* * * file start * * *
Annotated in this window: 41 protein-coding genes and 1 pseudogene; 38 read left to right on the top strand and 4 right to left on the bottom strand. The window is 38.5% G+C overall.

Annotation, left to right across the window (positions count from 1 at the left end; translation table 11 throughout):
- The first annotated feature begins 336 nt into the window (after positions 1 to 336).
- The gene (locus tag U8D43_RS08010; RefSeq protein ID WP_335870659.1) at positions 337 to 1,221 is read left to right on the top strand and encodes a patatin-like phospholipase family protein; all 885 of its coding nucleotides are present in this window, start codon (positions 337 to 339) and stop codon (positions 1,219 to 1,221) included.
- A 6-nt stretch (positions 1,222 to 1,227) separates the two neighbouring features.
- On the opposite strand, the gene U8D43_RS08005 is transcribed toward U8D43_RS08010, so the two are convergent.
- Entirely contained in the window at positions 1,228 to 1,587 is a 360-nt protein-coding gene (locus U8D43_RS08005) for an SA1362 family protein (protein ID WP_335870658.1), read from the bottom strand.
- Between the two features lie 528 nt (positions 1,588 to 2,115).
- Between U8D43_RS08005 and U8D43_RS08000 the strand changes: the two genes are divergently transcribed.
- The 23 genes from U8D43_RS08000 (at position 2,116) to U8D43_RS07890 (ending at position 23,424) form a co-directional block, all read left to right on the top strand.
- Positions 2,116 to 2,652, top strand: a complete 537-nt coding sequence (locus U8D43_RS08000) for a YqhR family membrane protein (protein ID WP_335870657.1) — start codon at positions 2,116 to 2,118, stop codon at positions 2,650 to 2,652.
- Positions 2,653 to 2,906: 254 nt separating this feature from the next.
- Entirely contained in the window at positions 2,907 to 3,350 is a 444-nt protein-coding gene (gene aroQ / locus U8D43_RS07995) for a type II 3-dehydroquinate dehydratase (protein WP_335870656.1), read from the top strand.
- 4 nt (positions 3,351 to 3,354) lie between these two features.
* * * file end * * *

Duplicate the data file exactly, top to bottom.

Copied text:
Annotated in this window: 41 protein-coding genes and 1 pseudogene; 38 read left to right on the top strand and 4 right to left on the bottom strand. The window is 38.5% G+C overall.

Annotation, left to right across the window (positions count from 1 at the left end; translation table 11 throughout):
- The first annotated feature begins 336 nt into the window (after positions 1 to 336).
- The gene (locus tag U8D43_RS08010; RefSeq protein ID WP_335870659.1) at positions 337 to 1,221 is read left to right on the top strand and encodes a patatin-like phospholipase family protein; all 885 of its coding nucleotides are present in this window, start codon (positions 337 to 339) and stop codon (positions 1,219 to 1,221) included.
- A 6-nt stretch (positions 1,222 to 1,227) separates the two neighbouring features.
- On the opposite strand, the gene U8D43_RS08005 is transcribed toward U8D43_RS08010, so the two are convergent.
- Entirely contained in the window at positions 1,228 to 1,587 is a 360-nt protein-coding gene (locus U8D43_RS08005) for an SA1362 family protein (protein ID WP_335870658.1), read from the bottom strand.
- Between the two features lie 528 nt (positions 1,588 to 2,115).
- Between U8D43_RS08005 and U8D43_RS08000 the strand changes: the two genes are divergently transcribed.
- The 23 genes from U8D43_RS08000 (at position 2,116) to U8D43_RS07890 (ending at position 23,424) form a co-directional block, all read left to right on the top strand.
- Positions 2,116 to 2,652, top strand: a complete 537-nt coding sequence (locus U8D43_RS08000) for a YqhR family membrane protein (protein ID WP_335870657.1) — start codon at positions 2,116 to 2,118, stop codon at positions 2,650 to 2,652.
- Positions 2,653 to 2,906: 254 nt separating this feature from the next.
- Entirely contained in the window at positions 2,907 to 3,350 is a 444-nt protein-coding gene (gene aroQ / locus U8D43_RS07995) for a type II 3-dehydroquinate dehydratase (protein WP_335870656.1), read from the top strand.
- 4 nt (positions 3,351 to 3,354) lie between these two features.